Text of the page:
SEATTLE — Some residents in cities such as Marysville and Puyallup have been outraged by halfway houses popping up in their neighborhoods. The controversy is now pushing state lawmakers to step in.
The main objective of Senate Bill 5105 is to get community reaction before any halfway house can open up in any neighborhood.
After 20 years of living in her dream home in Marysville, Michelle Morck said, suddenly the home next to hers became a halfway house packed with sex offenders.
“The only way to and from this property was through our front property,” said Morck.
Fearing for her family’s safety, Morck moved last year and is now facing foreclosure as she said she is unable to sell her vacant home.
“It’s really devastated us in many, many ways,” said Morck.
About 1,000 inmates every year since 2009 have been released by the Department of Corrections with taxpayer dollars in the form of rental vouchers.
Inmates released on good behavior receive $500 a month for up to three months after being released from prison. But as it stands, the state has no clear rules on where and how halfway houses are operated.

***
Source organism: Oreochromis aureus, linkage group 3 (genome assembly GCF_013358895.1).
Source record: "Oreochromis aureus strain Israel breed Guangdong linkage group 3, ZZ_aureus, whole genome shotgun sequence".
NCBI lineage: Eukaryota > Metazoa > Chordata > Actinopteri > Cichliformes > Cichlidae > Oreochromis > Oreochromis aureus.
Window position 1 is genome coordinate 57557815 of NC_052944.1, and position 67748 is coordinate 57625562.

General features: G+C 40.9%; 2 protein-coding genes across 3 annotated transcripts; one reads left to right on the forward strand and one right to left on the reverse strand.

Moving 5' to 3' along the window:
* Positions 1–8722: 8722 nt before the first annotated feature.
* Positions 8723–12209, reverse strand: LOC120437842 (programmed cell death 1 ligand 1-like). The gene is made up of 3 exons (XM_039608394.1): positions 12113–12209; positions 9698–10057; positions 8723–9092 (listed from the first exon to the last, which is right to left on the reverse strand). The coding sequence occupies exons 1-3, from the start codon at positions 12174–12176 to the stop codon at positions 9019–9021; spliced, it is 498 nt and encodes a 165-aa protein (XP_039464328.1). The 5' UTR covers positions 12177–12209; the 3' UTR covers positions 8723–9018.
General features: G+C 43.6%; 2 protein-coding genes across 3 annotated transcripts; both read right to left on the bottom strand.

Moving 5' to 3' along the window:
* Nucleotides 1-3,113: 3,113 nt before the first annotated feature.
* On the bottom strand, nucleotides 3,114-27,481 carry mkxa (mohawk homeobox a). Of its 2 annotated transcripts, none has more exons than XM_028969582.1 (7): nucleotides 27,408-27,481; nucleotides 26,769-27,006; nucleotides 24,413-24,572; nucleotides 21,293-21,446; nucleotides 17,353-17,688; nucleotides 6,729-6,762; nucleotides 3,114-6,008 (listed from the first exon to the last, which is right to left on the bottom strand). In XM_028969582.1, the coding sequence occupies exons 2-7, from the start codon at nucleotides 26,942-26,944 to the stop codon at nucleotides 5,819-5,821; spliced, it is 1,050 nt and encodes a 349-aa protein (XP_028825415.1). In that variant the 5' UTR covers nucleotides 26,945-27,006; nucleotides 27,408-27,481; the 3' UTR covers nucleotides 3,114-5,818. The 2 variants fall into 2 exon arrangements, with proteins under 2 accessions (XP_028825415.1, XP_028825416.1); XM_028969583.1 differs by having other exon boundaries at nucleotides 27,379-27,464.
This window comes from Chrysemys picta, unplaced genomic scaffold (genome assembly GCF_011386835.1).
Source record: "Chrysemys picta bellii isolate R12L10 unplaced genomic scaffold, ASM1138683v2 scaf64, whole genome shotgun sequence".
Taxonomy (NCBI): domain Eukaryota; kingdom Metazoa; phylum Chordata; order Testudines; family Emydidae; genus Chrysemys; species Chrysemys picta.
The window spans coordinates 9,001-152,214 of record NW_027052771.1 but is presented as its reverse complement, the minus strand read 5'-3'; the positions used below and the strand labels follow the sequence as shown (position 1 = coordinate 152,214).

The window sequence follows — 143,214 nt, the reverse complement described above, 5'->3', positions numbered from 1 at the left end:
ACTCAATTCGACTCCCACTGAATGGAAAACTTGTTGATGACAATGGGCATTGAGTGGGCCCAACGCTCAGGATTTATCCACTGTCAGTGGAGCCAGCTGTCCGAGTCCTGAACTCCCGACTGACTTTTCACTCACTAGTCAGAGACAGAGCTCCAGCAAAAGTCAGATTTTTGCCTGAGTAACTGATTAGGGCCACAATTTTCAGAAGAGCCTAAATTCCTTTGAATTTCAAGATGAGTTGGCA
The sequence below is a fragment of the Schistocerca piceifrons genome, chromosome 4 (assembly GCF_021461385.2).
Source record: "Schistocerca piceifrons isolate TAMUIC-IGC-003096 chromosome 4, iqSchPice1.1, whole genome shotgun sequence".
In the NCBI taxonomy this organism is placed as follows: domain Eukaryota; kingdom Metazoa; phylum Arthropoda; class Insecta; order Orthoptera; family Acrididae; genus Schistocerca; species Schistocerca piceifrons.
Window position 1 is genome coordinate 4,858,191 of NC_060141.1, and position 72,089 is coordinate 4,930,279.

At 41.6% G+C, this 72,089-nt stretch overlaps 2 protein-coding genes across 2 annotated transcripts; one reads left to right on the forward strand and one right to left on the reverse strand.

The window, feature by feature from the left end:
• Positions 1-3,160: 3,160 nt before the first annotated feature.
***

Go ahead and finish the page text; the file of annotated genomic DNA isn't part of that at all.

“I think it’s insane that the local government, local enforcement, local housing authorities don’t have the final say in these types of cases,” said Rob Davidson, who is a registered sex offender.
Davidson received DOC vouchers when he was released from prison this year. He says many halfway houses are out of control.
“As a money maker, people are applying for these vouchers, purchasing foreclosed homes, large foreclosed homes; they’re just making money off of it. They don’t care what is happening with the offenders,” said Julie Door of the activist group Shaw ComeTogether.
Door’s group is lobbying state lawmakers to pass the bill that would require strict rules on halfway houses. The measure would create state records of all halfway houses, give local counties and law enforcement more oversight and require community reaction before any halfway house can open.
“They (would) have to come on a list; they (would) have to coordinate the site with the local community who would perform a community impact statement,” said state Sen. Bruce Dammeier, R-Puyallup, who is sponsoring the bill.
On Tuesday, various city leaders and the public, including Morck, toured Unity House, a halfway house in Seattle, that many say is a good example.
The owner of the halfway house, Jim Tharpe, said the Seattle neighborhood supports his home because of his efforts to inform the community. Morck said if Unity House was next door to her house, she wouldn’t move.
“A home such as this, versus where we were at, is night and day,” said Morck.
Senate bill 5105 passed the Senate with significant support. It is now in the House and lawmakers say it has a good chance of becoming law.